"The important thing about the decision was that the court drew a distinction between point-to-point travel, which is normally offered by an airline, and a cruise holiday where the cruise line advertises and profits from the ports of call."

This decision resurfaced in 2010 in a legal case against Carnival Cruise, regarding the death of a 15-year-old passenger who was caught in the middle of a gang-related gun-fight while vacationing with her family in the Virgin Islands. Although the family had strayed away from the itinerary suggested by Carnival, the Eleventh US Circuit Court of Appeals reaffirmed that the cruise line is to be held liable for their failure to warn of any "foreseeable" dangers while off board.

"That's one of the big distinctions here," Judge says. "Traditionally, cruise liners only thought [they were liable] until the passenger disembarked their vessel, but actually they have a greater and more extensive responsibility overall."

Cruise industry urged to be more "risk-aware"

Given the circumstances, what can, and should, cruise lines do to ensure the safety of their passengers?

In their March 2016 report "A world of risk, a world of opportunity", Anvil provides a six-point duty to warn checklist.

In preparation, operators should get the necessary information needed to assess the dangers, keep staff informed and provide guidance on how the risk can be treated and mitigated. At the same time, due to the dynamic and unexpected nature of many threats, they should also be prepared to communicate and deal with people who could be affected quickly and effectively, monitor developments and be fully prepared to change approach if necessary.

"Essentially, they will need to have systems that keep them informed about the dynamic threats and situational awareness," Judge says.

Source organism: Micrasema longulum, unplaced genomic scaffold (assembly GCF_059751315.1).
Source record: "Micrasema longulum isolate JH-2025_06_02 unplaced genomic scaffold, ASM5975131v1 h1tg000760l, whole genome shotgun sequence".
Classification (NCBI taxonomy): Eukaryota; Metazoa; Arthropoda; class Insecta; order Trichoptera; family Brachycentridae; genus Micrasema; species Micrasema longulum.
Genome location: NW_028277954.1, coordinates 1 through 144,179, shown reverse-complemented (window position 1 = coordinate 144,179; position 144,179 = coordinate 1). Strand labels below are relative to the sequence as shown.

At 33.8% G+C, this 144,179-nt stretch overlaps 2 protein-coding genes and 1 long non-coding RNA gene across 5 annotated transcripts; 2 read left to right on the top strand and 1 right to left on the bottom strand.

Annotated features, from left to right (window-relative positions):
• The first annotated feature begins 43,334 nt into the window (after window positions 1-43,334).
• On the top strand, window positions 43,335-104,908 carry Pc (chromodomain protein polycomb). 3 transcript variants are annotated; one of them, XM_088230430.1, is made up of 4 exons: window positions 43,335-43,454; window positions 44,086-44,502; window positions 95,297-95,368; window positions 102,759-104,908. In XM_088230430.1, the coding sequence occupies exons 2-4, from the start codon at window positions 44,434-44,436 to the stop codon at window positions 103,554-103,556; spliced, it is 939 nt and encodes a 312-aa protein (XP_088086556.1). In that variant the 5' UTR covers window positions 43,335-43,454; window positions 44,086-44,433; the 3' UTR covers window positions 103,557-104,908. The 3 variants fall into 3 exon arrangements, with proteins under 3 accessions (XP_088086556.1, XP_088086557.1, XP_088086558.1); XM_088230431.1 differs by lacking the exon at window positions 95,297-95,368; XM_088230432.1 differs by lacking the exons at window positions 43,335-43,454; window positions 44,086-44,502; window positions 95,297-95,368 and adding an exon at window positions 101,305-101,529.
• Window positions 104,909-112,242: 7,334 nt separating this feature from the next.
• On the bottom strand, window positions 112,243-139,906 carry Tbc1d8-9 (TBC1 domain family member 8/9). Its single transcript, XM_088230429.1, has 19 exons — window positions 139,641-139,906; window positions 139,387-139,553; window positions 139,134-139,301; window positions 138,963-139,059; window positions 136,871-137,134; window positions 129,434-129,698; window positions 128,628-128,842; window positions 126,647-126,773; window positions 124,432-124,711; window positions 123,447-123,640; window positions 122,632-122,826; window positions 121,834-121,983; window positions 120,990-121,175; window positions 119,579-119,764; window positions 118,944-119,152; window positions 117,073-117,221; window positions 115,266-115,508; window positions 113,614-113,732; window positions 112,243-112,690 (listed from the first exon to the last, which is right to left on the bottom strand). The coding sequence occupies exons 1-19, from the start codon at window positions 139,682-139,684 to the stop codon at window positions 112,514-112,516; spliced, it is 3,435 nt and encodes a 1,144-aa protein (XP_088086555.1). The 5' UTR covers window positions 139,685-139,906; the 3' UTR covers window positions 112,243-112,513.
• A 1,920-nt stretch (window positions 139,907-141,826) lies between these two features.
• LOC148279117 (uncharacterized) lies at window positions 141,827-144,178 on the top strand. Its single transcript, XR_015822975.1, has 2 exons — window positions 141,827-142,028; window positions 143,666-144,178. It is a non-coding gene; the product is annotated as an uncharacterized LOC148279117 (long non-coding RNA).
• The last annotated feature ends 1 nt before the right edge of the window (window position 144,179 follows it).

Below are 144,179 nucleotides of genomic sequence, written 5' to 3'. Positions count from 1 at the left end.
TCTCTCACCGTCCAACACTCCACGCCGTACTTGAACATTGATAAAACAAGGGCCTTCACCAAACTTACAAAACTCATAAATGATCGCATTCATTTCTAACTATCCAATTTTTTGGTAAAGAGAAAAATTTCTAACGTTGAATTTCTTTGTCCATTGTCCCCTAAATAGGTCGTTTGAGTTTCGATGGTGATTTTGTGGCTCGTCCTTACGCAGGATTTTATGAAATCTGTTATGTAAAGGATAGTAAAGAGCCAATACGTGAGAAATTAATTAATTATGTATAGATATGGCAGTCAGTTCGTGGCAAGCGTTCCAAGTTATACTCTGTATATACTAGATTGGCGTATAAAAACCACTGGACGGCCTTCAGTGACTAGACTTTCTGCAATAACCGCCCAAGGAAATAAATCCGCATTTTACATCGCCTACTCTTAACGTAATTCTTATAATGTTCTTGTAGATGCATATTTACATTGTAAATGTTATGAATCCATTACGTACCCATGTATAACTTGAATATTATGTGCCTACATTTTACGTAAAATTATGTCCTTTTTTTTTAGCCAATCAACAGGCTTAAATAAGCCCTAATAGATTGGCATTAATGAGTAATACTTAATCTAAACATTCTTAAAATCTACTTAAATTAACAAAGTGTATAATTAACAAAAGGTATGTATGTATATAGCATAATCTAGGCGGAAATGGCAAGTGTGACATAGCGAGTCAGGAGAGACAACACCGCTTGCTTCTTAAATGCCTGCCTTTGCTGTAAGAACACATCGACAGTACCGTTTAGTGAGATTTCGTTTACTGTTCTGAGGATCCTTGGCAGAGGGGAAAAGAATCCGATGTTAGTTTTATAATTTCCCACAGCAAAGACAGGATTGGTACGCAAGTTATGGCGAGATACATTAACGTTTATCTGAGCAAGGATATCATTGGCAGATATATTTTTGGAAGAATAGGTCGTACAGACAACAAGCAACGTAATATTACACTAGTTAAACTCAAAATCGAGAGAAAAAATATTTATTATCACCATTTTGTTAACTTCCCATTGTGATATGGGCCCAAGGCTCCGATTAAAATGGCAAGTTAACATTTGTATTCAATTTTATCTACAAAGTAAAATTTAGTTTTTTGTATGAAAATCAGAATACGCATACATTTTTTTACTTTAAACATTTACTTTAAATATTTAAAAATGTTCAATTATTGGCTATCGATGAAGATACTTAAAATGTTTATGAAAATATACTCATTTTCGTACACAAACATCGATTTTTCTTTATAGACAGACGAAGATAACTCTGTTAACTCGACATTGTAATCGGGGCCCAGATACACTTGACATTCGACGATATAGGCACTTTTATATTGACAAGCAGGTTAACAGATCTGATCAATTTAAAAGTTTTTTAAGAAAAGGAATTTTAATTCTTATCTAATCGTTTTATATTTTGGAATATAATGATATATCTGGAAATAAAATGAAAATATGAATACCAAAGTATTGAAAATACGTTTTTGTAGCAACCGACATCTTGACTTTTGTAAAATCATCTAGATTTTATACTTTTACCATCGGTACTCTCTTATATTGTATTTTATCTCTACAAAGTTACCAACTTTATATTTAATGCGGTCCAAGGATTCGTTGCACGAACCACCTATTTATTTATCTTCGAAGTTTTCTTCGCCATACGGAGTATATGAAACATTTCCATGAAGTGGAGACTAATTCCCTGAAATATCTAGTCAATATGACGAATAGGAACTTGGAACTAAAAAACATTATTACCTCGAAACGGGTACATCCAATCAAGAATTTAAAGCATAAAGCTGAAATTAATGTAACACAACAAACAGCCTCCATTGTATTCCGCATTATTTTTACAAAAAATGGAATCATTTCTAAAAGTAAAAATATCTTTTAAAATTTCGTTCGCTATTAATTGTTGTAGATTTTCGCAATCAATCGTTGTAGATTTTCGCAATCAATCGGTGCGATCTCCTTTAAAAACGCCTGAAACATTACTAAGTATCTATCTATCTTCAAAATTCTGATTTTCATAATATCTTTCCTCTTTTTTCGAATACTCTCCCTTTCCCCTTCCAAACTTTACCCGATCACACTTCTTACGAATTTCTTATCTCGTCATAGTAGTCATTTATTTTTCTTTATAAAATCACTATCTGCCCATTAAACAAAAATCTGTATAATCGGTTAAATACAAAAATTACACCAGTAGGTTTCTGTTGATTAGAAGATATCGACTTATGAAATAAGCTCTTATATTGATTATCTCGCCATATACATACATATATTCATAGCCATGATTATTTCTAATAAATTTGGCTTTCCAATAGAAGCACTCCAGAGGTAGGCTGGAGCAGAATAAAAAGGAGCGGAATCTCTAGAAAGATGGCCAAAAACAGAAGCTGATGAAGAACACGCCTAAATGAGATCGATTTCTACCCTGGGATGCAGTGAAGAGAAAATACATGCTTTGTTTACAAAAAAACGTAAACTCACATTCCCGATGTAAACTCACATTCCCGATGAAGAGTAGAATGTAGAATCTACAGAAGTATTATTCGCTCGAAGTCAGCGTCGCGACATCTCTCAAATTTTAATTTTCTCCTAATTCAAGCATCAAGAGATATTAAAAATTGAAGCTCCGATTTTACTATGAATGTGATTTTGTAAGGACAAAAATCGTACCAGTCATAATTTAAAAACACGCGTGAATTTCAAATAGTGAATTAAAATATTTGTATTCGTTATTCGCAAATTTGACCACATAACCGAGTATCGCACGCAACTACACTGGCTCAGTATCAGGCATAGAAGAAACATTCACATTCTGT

"In the risk management industry, we call that 'intelligence briefings', where you do something called 'horizon scanning' for countries and areas of interest and analyse what the main and emerging threats are in that area.

"Such as a general election within a country and what will happen should another regime come into power, as opposed to one that's currently in power. That's a classic example of when you're looking to see what could happen in the future."

"In preparation, operators should get the necessary information needed to assess the dangers, keep staff informed and provide guidance on how the risk can be treated and mitigated."

Overcoming these challenges serves as yet another example of how technology can prove a useful tool in keeping one step ahead of the game.

Aside from the traditional ways of communicating with passengers, such as disembarkation briefings, Judge suggests producing electronic documents, or providing passengers with an app which allows them to communicate knowledge of any known perils as they get close to different disembarkation points.

"I think in this day and age there's a lot you can do to educate your passengers, with smartphones, tablets and wireless networks. Anvil has a number of tools and services that can assist with that, should any shipping organisations and tour operators need it," Judge says.

"Obviously you need to learn to communicate that in a non-alarming way, but also help people become fully aware of the main threats so they can take steps to avoid them."